State Seeks Receivership for Insolvent Insurer
Filings indicate the Florida Office of Insurance Regulation had been monitoring Weston Property and Casualty Insurance Co. for more than two years.
TALLAHASSEE, Fla. – The Florida Department of Financial Services on Thursday asked a Leon County circuit judge to place Weston Property and Casualty Insurance Co. in receivership after the insurer was determined to be insolvent. The filing did not detail how many policies Weston had, but the company stopped writing new policies on July 15 and stopped renewing policies on July 18.
Weston notified state regulators on July 27 that it was insolvent and agreed to go into receivership, according to court documents.
Weston is the fifth insurer declared insolvent since late February, following Southern Fidelity Insurance Co., Lighthouse Property Insurance Corp., Avatar Property & Casualty Insurance Co. and St. Johns Insurance Co.
Insurance Commissioner David Altmaier notified state Chief Financial Officer Jimmy Patronis on Tuesday about the Weston insolvency, leading to the Department of Financial Services’ Division of Rehabilitation and Liquidation filing the court petition Thursday.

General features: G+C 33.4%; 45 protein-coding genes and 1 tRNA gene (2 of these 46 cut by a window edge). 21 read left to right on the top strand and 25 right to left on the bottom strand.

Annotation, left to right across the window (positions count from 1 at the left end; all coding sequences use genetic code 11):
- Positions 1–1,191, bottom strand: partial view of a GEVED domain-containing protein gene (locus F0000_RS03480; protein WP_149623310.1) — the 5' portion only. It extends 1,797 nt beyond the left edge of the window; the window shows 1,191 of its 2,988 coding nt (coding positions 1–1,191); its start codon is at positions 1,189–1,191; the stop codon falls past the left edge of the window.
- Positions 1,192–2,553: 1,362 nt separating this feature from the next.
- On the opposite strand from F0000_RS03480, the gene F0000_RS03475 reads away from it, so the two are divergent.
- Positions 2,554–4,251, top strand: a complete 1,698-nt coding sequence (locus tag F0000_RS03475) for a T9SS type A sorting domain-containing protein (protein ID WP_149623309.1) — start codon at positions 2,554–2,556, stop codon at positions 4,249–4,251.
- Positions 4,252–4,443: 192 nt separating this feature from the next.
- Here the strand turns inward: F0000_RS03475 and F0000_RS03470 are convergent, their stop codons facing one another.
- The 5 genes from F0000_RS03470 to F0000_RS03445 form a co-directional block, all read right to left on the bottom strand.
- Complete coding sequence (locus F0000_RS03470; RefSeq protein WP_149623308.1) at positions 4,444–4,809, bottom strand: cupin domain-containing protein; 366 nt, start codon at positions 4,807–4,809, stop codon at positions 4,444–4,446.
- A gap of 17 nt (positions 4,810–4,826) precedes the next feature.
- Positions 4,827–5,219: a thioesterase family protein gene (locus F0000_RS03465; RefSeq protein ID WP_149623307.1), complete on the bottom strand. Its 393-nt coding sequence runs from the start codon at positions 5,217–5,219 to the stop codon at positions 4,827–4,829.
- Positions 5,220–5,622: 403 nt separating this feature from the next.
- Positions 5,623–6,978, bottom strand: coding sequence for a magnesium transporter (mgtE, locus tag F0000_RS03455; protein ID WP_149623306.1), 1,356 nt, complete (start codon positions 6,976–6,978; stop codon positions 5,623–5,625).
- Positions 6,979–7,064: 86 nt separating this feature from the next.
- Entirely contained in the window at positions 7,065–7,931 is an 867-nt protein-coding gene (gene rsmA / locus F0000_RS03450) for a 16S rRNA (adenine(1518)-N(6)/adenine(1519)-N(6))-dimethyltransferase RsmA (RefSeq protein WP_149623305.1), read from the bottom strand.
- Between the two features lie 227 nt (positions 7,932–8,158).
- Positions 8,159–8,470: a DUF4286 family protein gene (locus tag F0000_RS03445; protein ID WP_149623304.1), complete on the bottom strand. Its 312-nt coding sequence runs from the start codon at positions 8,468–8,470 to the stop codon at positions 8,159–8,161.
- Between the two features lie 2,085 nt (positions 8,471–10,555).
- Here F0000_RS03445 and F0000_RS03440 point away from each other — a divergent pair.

The filing listed a series of issues, including saying that Weston’s “assets if made immediately available are insufficient to pay all of its liabilities.” Also, it said Weston had not fully placed reinsurance for the 2022-2023 year. Reinsurance, which is backup coverage, plays a critical role in Florida, in part because of the threat of hurricanes.
“Therefore, respondent’s (Weston’s) continued operation is hazardous to policyholders, creditors and the public and receivership proceedings are appropriate pursuant to (state law),” the petition said.
The filings indicate the Office of Insurance Regulation had been monitoring Weston for more than two years. As an example, regulators issued a consent order in May 2020 that required Weston to file a “capital management plan” that, in part, included improving its financial liquidity.
Also, the company had net underwriting losses during the first three months of 2022 of nearly $12.2 million.
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